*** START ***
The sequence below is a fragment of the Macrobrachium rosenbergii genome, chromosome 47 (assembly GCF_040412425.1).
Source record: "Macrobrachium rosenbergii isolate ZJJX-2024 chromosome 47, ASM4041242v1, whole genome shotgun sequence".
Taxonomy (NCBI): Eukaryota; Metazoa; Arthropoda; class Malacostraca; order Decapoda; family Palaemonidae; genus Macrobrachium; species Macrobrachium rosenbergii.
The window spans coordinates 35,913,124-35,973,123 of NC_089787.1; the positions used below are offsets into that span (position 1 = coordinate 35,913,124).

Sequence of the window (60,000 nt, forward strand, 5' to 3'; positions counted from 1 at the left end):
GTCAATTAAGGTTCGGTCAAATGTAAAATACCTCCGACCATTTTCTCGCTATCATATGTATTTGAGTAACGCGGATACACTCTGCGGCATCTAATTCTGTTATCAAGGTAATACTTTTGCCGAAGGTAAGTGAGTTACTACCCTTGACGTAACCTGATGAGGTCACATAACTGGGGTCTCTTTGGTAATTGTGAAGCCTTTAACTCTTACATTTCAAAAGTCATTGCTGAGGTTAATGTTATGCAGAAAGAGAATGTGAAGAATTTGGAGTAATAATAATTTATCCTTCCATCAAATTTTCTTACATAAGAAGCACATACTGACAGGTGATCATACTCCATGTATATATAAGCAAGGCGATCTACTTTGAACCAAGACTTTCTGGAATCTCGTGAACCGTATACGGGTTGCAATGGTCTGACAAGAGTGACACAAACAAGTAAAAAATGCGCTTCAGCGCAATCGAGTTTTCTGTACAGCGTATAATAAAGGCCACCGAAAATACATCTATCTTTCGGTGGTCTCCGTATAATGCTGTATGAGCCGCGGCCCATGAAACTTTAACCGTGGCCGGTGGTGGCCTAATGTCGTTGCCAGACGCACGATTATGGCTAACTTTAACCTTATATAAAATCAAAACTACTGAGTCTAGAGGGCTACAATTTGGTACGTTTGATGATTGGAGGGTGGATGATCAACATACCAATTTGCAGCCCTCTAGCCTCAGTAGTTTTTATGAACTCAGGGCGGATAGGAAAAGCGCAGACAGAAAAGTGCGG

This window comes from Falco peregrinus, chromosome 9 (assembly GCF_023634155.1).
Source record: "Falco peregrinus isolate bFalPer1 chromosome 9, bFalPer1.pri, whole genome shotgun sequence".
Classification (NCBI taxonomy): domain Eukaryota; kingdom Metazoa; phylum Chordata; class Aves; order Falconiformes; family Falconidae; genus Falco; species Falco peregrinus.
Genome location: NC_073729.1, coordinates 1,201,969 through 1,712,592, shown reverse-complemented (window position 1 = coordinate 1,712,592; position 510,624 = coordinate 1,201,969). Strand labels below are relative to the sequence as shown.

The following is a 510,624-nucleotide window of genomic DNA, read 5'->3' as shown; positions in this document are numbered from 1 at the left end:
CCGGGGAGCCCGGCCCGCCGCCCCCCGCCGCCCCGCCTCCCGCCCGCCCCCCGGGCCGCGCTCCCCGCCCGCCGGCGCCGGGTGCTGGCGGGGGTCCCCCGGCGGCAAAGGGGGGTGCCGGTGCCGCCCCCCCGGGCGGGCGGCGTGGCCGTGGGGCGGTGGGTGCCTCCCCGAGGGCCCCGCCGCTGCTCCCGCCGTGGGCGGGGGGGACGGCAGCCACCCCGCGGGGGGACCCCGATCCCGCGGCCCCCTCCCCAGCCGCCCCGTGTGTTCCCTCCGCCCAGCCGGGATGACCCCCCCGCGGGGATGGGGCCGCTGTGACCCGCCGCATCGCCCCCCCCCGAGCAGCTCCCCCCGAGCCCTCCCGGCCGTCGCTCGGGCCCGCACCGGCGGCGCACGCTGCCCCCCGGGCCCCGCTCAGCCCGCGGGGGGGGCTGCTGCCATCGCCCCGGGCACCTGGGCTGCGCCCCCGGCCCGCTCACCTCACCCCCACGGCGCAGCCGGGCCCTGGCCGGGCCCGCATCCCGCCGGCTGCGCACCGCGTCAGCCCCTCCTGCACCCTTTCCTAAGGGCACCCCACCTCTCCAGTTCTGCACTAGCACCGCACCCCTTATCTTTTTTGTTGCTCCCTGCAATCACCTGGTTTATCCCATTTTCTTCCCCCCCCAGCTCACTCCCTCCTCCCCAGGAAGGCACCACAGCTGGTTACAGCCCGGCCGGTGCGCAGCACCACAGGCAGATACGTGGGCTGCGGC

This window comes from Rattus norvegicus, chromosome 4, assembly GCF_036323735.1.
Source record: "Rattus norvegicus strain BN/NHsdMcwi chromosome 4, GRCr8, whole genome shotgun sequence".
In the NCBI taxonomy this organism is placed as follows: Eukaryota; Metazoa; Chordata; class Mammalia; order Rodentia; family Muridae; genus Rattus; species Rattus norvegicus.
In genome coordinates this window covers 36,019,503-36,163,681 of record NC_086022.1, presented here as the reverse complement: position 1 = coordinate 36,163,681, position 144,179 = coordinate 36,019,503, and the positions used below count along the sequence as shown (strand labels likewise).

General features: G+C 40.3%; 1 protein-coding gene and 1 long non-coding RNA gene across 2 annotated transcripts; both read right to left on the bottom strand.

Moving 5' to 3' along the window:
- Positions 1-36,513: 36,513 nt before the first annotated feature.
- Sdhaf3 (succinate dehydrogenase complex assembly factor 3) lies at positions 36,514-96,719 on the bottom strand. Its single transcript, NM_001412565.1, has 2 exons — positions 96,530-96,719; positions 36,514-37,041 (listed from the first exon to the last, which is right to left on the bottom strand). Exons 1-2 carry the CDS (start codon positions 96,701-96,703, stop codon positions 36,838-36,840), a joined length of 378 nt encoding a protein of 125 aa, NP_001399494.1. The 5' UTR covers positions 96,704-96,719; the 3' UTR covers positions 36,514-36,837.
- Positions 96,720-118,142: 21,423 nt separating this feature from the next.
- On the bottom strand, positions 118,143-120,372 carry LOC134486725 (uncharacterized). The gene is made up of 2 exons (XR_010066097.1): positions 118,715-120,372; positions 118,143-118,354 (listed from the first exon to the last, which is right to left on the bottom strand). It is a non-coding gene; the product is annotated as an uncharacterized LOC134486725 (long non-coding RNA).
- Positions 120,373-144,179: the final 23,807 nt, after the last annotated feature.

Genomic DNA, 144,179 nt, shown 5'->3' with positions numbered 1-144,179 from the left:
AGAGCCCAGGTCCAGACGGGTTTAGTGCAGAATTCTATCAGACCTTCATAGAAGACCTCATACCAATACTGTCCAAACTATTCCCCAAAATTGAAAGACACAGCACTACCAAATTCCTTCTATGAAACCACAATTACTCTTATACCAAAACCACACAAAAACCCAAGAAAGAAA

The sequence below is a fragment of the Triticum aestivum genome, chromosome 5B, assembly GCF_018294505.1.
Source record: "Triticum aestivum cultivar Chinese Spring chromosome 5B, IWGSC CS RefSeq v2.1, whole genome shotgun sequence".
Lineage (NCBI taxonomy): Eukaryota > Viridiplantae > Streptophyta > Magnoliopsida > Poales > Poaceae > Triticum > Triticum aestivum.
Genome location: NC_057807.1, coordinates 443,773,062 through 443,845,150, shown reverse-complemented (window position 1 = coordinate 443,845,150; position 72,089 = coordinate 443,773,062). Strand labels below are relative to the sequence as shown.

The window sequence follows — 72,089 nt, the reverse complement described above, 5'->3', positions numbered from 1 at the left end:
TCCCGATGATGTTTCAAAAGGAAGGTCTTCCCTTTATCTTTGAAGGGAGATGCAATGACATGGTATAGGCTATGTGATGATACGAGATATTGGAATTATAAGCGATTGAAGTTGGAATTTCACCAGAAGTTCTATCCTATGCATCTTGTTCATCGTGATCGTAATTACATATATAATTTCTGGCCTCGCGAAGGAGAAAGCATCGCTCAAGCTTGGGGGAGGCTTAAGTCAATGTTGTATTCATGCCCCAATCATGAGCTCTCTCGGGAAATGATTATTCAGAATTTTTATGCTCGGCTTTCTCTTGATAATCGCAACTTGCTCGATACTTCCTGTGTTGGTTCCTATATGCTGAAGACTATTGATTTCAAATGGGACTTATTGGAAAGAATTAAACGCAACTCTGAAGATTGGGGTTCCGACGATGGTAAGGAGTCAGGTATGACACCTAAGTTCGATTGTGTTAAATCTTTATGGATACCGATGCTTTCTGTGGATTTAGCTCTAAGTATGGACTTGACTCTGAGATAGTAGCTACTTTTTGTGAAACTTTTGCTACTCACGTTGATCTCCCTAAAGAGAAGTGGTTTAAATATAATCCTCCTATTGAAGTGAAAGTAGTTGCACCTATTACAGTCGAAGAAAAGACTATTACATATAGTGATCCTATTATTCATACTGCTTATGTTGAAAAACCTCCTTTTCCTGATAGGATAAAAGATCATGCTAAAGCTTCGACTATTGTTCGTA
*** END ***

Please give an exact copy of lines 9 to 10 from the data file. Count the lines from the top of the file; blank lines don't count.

Classification (NCBI taxonomy): domain Eukaryota; kingdom Metazoa; phylum Chordata; class Aves; order Falconiformes; family Falconidae; genus Falco; species Falco peregrinus.
Genome location: NC_073729.1, coordinates 1,201,969 through 1,712,592, shown reverse-complemented (window position 1 = coordinate 1,712,592; position 510,624 = coordinate 1,201,969). Strand labels below are relative to the sequence as shown.